Diabetes and Foot Disease

Medical expert Dr. Mohan S. Palaniswami answers common questions about diabetes:

Q: What can I do to prevent foot disease?

Q: What can I do to prevent foot disease?


A: Up to 15 percent of people with diabetes experience foot ulcers and/or amputations. Most of this is due to traumatic injury and slowed healing due to diabetes. In fact, an ulcer can start with a small injury that you may not even notice. Lots of things can make a foot injury more likely to occur and more difficult to notice, including nerve disease, decreased blood supply, and a weakened immune system and healing process due to diabetes. (For more information, see the question What are the effects on the nerves that diabetes can have? regarding sensory problems.)

Because it is difficult to change the healing process of injury, the key to reducing ulcers and potential amputation is prevention. That means being very careful about managing your diabetes and being involved in caring for your feet. To best prevent foot disease, it is important to check your feet every day. You should also see a foot specialist (podiatrist) regularly. Additionally, if you have an injury that goes unnoticed for some time (particularly an open wound), see your doctor.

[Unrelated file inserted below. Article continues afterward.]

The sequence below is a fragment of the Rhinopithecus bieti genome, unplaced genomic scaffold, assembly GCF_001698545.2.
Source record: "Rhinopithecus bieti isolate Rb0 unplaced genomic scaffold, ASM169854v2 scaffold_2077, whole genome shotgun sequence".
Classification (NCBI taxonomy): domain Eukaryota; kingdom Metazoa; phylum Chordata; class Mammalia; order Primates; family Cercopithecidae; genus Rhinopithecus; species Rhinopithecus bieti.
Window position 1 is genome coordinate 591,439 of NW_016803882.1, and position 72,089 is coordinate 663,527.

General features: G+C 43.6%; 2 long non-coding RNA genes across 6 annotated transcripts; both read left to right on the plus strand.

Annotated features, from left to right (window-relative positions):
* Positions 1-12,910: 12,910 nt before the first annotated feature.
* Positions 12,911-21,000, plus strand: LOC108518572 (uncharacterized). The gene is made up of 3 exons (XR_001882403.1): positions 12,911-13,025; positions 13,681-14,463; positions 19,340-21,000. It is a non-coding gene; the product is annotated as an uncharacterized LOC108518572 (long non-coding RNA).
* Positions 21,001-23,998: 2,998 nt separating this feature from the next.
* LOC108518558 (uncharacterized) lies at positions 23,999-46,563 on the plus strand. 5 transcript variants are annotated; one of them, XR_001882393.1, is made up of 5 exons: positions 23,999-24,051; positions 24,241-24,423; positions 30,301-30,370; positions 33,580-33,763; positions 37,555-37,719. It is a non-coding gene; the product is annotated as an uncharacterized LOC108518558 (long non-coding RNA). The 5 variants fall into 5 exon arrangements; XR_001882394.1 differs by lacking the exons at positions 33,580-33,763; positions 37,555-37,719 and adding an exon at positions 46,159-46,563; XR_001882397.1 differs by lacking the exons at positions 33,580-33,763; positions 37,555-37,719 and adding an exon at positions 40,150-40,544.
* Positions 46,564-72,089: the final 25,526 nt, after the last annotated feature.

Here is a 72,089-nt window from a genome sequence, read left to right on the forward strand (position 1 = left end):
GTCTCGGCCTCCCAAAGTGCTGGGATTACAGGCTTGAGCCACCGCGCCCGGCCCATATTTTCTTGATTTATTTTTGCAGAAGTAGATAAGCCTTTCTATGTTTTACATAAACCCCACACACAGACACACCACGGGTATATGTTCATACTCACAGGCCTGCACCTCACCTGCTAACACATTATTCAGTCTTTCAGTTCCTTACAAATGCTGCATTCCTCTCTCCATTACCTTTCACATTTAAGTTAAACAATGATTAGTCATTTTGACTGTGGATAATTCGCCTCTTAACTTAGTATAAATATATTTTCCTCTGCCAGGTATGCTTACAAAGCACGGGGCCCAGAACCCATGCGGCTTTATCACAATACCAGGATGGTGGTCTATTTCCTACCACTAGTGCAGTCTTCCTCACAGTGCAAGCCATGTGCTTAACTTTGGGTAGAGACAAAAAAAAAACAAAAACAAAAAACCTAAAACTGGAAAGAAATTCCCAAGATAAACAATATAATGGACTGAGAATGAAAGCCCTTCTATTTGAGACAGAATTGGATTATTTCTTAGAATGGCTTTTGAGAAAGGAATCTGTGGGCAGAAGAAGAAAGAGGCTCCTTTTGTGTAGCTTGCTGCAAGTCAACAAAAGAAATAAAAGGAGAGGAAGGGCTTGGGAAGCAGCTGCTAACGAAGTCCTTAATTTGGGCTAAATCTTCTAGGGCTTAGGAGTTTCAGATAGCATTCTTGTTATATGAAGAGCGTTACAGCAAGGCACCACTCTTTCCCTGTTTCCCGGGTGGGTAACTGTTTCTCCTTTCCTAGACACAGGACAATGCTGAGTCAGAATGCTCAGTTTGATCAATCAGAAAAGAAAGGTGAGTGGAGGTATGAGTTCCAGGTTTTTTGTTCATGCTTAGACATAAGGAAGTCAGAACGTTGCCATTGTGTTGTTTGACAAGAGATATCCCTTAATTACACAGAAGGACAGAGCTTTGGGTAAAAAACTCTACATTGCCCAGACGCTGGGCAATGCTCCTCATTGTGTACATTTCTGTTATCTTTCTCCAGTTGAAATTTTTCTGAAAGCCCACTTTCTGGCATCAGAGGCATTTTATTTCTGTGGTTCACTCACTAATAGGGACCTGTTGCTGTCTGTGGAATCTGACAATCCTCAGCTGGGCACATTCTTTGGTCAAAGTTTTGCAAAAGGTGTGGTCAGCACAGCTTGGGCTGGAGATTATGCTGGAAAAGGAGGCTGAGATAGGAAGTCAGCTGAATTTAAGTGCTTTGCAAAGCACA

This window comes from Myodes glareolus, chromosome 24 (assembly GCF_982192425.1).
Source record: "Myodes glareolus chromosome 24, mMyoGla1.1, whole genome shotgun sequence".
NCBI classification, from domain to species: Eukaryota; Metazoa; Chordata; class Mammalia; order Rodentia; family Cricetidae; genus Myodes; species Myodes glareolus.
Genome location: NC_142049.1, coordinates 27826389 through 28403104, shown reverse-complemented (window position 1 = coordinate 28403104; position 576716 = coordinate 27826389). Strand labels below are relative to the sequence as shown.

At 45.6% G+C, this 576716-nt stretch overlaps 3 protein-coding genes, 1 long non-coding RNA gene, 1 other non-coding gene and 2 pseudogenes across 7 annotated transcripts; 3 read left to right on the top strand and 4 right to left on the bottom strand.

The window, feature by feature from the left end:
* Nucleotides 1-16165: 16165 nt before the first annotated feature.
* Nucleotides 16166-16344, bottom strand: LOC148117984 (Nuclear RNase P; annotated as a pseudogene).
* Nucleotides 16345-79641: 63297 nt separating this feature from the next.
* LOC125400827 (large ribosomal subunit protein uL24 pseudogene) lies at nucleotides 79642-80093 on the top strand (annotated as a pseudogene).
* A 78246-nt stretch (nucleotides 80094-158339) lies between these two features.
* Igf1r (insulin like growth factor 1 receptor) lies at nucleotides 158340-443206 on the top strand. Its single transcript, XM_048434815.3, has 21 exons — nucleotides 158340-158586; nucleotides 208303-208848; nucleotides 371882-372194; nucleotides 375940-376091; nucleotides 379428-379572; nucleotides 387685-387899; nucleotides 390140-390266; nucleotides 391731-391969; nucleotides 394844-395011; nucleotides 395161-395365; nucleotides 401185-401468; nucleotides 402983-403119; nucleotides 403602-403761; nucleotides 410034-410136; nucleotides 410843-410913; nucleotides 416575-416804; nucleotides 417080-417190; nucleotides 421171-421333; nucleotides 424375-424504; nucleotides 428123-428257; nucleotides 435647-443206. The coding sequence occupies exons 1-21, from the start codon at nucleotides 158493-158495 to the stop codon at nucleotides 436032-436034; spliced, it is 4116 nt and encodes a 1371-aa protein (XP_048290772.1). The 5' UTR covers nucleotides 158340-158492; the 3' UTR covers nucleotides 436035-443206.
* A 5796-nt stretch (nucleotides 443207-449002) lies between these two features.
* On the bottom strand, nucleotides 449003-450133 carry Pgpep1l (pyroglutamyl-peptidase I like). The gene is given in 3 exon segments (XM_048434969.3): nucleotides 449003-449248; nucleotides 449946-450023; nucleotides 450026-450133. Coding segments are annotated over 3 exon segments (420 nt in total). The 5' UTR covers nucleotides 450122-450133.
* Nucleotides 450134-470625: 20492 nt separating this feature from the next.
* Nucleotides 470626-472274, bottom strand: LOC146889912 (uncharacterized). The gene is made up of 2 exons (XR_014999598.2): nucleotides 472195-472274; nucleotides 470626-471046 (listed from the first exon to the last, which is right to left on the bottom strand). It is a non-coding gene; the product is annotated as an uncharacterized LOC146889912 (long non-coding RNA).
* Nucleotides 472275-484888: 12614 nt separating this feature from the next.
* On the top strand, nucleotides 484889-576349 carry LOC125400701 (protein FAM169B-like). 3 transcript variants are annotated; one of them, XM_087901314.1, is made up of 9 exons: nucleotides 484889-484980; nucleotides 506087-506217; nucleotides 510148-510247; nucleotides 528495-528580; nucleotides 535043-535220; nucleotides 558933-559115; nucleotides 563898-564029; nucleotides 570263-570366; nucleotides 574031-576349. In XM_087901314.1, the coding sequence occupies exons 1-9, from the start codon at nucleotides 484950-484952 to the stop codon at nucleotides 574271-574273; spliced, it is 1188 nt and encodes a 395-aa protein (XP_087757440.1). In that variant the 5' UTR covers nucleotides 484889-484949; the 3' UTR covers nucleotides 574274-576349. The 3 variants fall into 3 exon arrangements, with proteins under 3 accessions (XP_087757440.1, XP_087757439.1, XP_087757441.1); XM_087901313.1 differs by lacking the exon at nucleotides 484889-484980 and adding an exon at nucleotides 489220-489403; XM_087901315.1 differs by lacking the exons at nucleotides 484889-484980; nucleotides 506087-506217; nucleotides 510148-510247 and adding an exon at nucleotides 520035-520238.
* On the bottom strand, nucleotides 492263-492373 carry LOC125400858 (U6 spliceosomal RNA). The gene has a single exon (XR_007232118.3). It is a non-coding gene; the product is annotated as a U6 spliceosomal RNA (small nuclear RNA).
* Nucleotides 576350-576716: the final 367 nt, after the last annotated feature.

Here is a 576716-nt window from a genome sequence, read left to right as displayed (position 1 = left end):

There are several things that increase your risk for foot ulcers, such as older age, male sex, length of time with diabetes, other conditions, poor blood sugar control, smoking and damaged nerves. It is very important for you to control the risk factors that you can, such as blood sugar and smoking.

Even if you do your best, however, you may still develop an ulcer, especially if you have lost some feeling in your feet. That makes it even more important to check your feet every day, wear stable, closed-toe shoes and be careful to walk without contorting your foot (you can even have your podiatrist check your walking style). The main idea is to protect and reduce the pressure on your feet. All of these steps are important, as they may be the keys to reducing your risk of amputation.

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